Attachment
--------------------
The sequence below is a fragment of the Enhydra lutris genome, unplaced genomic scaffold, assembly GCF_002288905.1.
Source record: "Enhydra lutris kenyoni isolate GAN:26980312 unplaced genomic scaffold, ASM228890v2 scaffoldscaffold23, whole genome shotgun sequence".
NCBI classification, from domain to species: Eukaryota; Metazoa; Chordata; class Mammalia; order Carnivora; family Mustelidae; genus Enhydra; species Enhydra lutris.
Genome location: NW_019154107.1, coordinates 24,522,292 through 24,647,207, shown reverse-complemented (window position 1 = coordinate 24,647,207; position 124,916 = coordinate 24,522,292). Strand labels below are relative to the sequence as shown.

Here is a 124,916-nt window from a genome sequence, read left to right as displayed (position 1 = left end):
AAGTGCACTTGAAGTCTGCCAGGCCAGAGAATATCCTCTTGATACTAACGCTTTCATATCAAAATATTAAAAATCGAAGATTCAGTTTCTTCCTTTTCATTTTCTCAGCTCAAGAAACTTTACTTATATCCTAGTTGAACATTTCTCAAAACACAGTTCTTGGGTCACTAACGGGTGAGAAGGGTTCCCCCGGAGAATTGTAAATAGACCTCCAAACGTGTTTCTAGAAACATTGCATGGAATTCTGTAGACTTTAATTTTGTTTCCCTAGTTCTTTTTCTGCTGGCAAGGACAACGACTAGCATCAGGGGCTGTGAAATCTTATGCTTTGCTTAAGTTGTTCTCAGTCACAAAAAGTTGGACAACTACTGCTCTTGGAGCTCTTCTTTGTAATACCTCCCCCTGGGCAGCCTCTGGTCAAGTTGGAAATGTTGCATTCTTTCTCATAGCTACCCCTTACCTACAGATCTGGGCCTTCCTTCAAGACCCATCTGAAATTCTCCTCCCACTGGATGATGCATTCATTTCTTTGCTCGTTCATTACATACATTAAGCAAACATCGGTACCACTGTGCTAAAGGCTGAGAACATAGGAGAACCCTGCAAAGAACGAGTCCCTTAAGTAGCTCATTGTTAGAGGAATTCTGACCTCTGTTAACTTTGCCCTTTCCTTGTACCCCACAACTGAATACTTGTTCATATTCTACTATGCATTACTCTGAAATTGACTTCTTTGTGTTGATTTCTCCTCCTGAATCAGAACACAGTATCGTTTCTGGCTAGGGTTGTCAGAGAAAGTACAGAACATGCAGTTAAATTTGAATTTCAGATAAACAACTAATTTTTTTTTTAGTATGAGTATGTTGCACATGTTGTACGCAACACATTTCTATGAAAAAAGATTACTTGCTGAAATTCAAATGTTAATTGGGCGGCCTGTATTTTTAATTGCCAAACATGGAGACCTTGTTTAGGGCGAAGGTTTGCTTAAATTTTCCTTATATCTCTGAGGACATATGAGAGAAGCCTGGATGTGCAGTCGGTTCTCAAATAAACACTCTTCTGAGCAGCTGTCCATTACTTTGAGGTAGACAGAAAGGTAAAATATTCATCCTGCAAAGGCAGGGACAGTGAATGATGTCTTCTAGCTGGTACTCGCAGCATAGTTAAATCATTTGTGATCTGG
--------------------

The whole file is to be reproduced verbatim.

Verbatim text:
The sequence below is a fragment of the Enhydra lutris genome, unplaced genomic scaffold, assembly GCF_002288905.1.
Source record: "Enhydra lutris kenyoni isolate GAN:26980312 unplaced genomic scaffold, ASM228890v2 scaffoldscaffold23, whole genome shotgun sequence".
NCBI classification, from domain to species: Eukaryota; Metazoa; Chordata; class Mammalia; order Carnivora; family Mustelidae; genus Enhydra; species Enhydra lutris.
Genome location: NW_019154107.1, coordinates 24,522,292 through 24,647,207, shown reverse-complemented (window position 1 = coordinate 24,647,207; position 124,916 = coordinate 24,522,292). Strand labels below are relative to the sequence as shown.

Here is a 124,916-nt window from a genome sequence, read left to right as displayed (position 1 = left end):
AAGTGCACTTGAAGTCTGCCAGGCCAGAGAATATCCTCTTGATACTAACGCTTTCATATCAAAATATTAAAAATCGAAGATTCAGTTTCTTCCTTTTCATTTTCTCAGCTCAAGAAACTTTACTTATATCCTAGTTGAACATTTCTCAAAACACAGTTCTTGGGTCACTAACGGGTGAGAAGGGTTCCCCCGGAGAATTGTAAATAGACCTCCAAACGTGTTTCTAGAAACATTGCATGGAATTCTGTAGACTTTAATTTTGTTTCCCTAGTTCTTTTTCTGCTGGCAAGGACAACGACTAGCATCAGGGGCTGTGAAATCTTATGCTTTGCTTAAGTTGTTCTCAGTCACAAAAAGTTGGACAACTACTGCTCTTGGAGCTCTTCTTTGTAATACCTCCCCCTGGGCAGCCTCTGGTCAAGTTGGAAATGTTGCATTCTTTCTCATAGCTACCCCTTACCTACAGATCTGGGCCTTCCTTCAAGACCCATCTGAAATTCTCCTCCCACTGGATGATGCATTCATTTCTTTGCTCGTTCATTACATACATTAAGCAAACATCGGTACCACTGTGCTAAAGGCTGAGAACATAGGAGAACCCTGCAAAGAACGAGTCCCTTAAGTAGCTCATTGTTAGAGGAATTCTGACCTCTGTTAACTTTGCCCTTTCCTTGTACCCCACAACTGAATACTTGTTCATATTCTACTATGCATTACTCTGAAATTGACTTCTTTGTGTTGATTTCTCCTCCTGAATCAGAACACAGTATCGTTTCTGGCTAGGGTTGTCAGAGAAAGTACAGAACATGCAGTTAAATTTGAATTTCAGATAAACAACTAATTTTTTTTTTAGTATGAGTATGTTGCACATGTTGTACGCAACACATTTCTATGAAAAAAGATTACTTGCTGAAATTCAAATGTTAATTGGGCGGCCTGTATTTTTAATTGCCAAACATGGAGACCTTGTTTAGGGCGAAGGTTTGCTTAAATTTTCCTTATATCTCTGAGGACATATGAGAGAAGCCTGGATGTGCAGTCGGTTCTCAAATAAACACTCTTCTGAGCAGCTGTCCATTACTTTGAGGTAGACAGAAAGGTAAAATATTCATCCTGCAAAGGCAGGGACAGTGAATGATGTCTTCTAGCTGGTACTCGCAGCATAGTTAAATCATTTGTGATCTGG